Release Date: 2003
Plot Outline: Union Square is a very emotional and raw documentary that follows the lives of seven homeless drug addicts that spend most of their time in Union Square, New York.
I was drawn to this film on a personal level. I am no drug addict but I do work with this particular population. I work in AIDS prevention as a Harm Reduction Educator. I had a few problems with this documentary because I work with heroin addicts on a daily basis.
Documentaries normally capture the audience and allow them to experience the lives of other populations they are otherwise unaware of. This allows the audience to sympathize and have empathy for those in the documentary. That was not the case with Union Square. Union Square not only lacks the ability of engaging the audience in sympathetic emotion but it actually does the complete opposite. Watching Union Square, I was angered and put off by these seven individuals, some more so than others. Shockingly, the documentary leaves you with a strong dislike for these homeless and struggling addicts. Though we see them begging for money, sleeping wherever they find some space, and shooting up, many of them state that they have alienated and stolen from their friends and families. A few were parents but had not seen their children in years. One man shared an encounter of his with police. He said he was drunk in a star bucks. Because of this employees would not allow him to use the restroom. Out of anger and frustration he kicked a glass door and it shattered. Of course, police arrested him. The smug, ‘I hate everyone and don’t care about the world or anyone in it’ attitude of the individuals does not exactly make them likable or charming.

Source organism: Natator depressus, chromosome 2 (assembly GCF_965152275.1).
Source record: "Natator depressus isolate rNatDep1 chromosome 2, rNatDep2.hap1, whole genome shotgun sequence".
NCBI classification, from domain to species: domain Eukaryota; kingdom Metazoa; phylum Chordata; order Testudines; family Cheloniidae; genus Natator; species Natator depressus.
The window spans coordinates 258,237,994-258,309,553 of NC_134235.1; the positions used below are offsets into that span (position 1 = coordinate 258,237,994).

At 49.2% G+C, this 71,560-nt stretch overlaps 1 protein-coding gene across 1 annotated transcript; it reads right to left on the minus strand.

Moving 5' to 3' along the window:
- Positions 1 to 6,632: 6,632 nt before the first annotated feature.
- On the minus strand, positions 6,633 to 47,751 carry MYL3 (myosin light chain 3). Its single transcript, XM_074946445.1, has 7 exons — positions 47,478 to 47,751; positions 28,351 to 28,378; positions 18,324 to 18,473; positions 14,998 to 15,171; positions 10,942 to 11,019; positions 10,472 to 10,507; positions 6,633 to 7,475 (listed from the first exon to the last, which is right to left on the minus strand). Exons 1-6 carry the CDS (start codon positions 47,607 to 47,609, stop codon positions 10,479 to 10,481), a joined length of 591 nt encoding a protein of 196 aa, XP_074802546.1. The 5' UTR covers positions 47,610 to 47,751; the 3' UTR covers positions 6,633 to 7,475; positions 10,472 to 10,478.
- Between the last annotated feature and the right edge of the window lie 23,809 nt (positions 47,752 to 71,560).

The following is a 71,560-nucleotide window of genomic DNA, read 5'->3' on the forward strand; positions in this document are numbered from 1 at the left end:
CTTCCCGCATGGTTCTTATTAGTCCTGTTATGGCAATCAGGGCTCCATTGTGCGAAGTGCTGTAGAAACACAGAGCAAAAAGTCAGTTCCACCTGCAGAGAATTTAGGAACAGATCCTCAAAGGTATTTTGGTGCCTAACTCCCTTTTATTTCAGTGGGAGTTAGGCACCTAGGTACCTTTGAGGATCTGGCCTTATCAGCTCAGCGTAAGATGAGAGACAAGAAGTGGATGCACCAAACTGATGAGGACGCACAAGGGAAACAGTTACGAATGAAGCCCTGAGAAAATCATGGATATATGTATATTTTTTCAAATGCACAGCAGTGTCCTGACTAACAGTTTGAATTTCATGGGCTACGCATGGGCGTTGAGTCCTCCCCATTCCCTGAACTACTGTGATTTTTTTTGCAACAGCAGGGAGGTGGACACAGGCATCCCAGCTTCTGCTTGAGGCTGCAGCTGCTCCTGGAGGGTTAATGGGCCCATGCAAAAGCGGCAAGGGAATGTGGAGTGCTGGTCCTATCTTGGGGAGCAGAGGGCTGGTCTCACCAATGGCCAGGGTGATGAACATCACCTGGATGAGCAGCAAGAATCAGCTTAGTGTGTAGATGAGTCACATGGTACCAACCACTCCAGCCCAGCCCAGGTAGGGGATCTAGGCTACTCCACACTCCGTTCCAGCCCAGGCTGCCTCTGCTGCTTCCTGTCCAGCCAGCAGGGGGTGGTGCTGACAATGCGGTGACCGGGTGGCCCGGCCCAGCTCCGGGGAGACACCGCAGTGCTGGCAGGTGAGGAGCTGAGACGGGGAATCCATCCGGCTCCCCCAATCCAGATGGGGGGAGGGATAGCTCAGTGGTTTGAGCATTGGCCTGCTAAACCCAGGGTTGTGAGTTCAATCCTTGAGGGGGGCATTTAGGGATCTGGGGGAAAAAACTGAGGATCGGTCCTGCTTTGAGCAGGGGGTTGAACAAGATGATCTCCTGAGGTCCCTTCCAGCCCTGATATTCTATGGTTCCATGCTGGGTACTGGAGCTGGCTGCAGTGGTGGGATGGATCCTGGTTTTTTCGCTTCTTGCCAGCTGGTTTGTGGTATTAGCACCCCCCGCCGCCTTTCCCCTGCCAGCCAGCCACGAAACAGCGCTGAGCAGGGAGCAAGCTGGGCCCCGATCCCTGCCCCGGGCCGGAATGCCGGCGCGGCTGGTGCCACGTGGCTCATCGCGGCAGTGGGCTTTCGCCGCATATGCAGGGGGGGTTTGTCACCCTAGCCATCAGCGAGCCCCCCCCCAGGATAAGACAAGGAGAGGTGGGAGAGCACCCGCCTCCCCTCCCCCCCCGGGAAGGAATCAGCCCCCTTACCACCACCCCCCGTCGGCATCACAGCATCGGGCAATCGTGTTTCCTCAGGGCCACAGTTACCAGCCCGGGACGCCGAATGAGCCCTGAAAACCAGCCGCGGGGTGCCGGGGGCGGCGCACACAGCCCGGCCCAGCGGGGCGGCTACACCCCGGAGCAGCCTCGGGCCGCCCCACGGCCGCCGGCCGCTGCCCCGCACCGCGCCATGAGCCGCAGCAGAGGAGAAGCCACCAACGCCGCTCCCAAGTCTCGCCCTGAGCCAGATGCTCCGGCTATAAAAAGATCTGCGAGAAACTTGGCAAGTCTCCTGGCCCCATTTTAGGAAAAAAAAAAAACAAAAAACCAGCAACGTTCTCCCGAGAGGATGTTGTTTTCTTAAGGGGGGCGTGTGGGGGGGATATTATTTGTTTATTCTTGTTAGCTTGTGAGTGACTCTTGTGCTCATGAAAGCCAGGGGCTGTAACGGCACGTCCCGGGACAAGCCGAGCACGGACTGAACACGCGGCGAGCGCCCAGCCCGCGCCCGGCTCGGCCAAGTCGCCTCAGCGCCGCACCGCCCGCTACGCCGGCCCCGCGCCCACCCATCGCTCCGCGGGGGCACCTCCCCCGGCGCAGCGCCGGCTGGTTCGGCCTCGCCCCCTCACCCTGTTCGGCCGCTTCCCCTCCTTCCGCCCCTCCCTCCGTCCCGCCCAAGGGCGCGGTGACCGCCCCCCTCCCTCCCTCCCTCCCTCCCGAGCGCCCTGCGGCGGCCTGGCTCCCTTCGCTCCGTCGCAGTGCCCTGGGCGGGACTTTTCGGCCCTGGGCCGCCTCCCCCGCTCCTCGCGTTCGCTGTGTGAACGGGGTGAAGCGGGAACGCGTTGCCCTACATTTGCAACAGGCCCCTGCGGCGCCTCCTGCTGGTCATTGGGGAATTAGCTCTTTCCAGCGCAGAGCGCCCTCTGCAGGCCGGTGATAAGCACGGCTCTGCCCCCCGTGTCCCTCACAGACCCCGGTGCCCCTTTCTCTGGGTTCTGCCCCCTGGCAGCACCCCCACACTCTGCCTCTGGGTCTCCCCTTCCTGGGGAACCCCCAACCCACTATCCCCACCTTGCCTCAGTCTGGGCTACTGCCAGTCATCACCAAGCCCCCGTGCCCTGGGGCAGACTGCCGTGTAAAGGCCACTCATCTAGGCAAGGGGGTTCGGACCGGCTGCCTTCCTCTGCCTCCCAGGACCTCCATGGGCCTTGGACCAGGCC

One man stated that he makes about 80 dollars a day. This is more than a fulltime minimum wage employee makes daily.
Union Square was a great idea. Homeless drug addicts are a tragedy in this country. They do need help and this situation needs to be made aware of. What I don’t like is that this documentary shows us stereotypical drug addicts.
The documentary was intense and chaotic. The music of the film intensifies the already intense mood. The music was as chaotic, loud, and disturbing as was the documentary itself.